Swayze makes his second appearance on the list when his Johnny pours out his heart to Grey's Baby as she's trying to learn how to dance to help him and his partner out of a jam. He's misunderstood and she doesn't know what it's like to have married women that expect him to service them. The kiss itself is brief, but it comes as part of a larger dancing mating ritual that's as sexy as all get out.
Only… Wait, how old is Johnny? More importantly, how old is Baby? Even if it's legal, he's kind of taking some liberties with a guest at the resort he's working at… which is a touch skeevy. Plus, no matter how dreamy Swayze is, he kind of admitted to being a little bit of a gigolo.
Sarah Michelle Gellar and Selma Blair, Cruel Intentions
Gellar's privileged and bored Kathryn is lounging in the park with fellow young socialite, Cecile (Blair). The naïve Cecile confides that she's worried about kissing a boy, since she's never even been "to first base." Gellar, charged with helping to guide the younger girl, offers to give her a lesson on the art of the kiss. She shows her the proper way to touch lips before upping the ante and demonstrating how the tongue comes into play. As she pulls away from Cecile's first French kiss, Kathryn states simply, "That's first base." Teen boys everywhere wore out their family's first DVD player skipping back to the scene.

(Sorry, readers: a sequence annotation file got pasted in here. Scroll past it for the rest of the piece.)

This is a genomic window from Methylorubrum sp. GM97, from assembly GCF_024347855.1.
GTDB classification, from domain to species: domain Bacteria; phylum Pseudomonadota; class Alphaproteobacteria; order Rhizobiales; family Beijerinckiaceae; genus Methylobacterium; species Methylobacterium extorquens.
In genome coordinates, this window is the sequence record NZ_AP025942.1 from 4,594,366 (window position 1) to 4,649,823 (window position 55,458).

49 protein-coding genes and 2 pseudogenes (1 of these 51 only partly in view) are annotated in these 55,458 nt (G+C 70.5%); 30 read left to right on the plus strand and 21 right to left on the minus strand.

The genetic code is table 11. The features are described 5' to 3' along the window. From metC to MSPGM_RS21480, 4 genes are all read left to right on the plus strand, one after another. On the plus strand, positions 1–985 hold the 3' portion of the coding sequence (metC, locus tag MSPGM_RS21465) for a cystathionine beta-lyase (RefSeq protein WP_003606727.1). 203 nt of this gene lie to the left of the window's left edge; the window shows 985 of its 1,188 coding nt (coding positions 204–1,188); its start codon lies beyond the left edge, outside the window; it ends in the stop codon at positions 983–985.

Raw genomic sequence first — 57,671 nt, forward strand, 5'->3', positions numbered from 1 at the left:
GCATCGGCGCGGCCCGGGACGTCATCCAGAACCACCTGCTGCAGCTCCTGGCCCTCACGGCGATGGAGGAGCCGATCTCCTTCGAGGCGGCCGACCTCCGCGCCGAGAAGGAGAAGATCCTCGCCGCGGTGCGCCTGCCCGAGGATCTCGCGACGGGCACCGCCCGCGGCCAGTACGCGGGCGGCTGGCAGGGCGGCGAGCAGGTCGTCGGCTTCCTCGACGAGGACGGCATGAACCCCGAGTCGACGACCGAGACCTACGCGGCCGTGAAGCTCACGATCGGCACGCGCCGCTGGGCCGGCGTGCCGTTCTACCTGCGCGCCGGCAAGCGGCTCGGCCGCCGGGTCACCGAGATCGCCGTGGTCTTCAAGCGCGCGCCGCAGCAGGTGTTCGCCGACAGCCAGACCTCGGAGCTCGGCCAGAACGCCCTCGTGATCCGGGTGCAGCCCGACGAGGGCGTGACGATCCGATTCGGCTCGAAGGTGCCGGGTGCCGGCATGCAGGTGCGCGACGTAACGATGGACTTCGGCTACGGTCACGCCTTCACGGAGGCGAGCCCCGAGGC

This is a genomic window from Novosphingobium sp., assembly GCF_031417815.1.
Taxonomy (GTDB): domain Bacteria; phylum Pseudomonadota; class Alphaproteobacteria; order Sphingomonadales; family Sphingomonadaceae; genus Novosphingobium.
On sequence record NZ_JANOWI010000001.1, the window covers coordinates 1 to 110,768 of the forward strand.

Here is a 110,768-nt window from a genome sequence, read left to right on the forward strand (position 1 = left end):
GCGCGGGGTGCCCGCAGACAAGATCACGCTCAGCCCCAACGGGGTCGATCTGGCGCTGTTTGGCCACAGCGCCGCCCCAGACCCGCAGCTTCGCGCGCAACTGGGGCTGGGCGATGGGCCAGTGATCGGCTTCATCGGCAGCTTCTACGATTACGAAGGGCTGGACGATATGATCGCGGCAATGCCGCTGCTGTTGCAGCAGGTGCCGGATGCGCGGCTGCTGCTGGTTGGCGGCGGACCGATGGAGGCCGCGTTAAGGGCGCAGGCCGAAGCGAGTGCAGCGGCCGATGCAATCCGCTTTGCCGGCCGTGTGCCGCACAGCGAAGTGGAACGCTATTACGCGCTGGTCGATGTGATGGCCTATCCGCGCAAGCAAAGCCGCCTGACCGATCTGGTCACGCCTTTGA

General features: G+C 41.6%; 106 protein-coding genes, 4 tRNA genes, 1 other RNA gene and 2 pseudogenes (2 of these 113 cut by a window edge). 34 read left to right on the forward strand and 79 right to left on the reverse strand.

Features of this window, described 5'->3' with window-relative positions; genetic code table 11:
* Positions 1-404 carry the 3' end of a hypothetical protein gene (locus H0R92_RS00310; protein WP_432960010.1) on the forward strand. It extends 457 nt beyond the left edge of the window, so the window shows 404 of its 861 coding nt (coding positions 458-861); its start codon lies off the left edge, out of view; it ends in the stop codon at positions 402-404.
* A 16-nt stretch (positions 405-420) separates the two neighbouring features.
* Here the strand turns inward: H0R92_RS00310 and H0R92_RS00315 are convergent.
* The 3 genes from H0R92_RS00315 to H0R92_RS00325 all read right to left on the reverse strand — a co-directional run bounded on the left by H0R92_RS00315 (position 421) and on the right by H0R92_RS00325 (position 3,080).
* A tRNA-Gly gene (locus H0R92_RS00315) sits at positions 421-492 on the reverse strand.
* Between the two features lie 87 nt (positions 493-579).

Only…Kathryn is every bit as bad as the French aristocrat from Dangerous Liaisons on which she's based. She's coldly manipulative and is really just using Cecile to get revenge on her ex-boyfriend and repeatedly tries to get her step-brother (Ryan Phillippe) to seduce her. Hot or not, there's got to be a better way for a girl to learn how to kiss.
Harrison Ford and Kelly McGillis, Witness
Ford's hard-boiled detective is forced into hiding in a Pennsylvania Amish community as he tries to protect McGillis' young son (Lukas Haas) who has witnessed a murder. As Ford recovers from a gunshot wound, he gradually falls for McGillis' fair maid… whom he catches taking one of the sexiest sponge baths in any movie. Fully clothed, they share a moment dancing to Sam Cooke. Finally, they share an embrace that cuts across cultural differences.
Only…We're not saying that back in 1985 plenty of women wouldn't have risked being shunned by their entire community to swap spit with Ford, but this woman is casting aside everything she and her family have always believed in for some cop from Philly. Goodbye, old friends...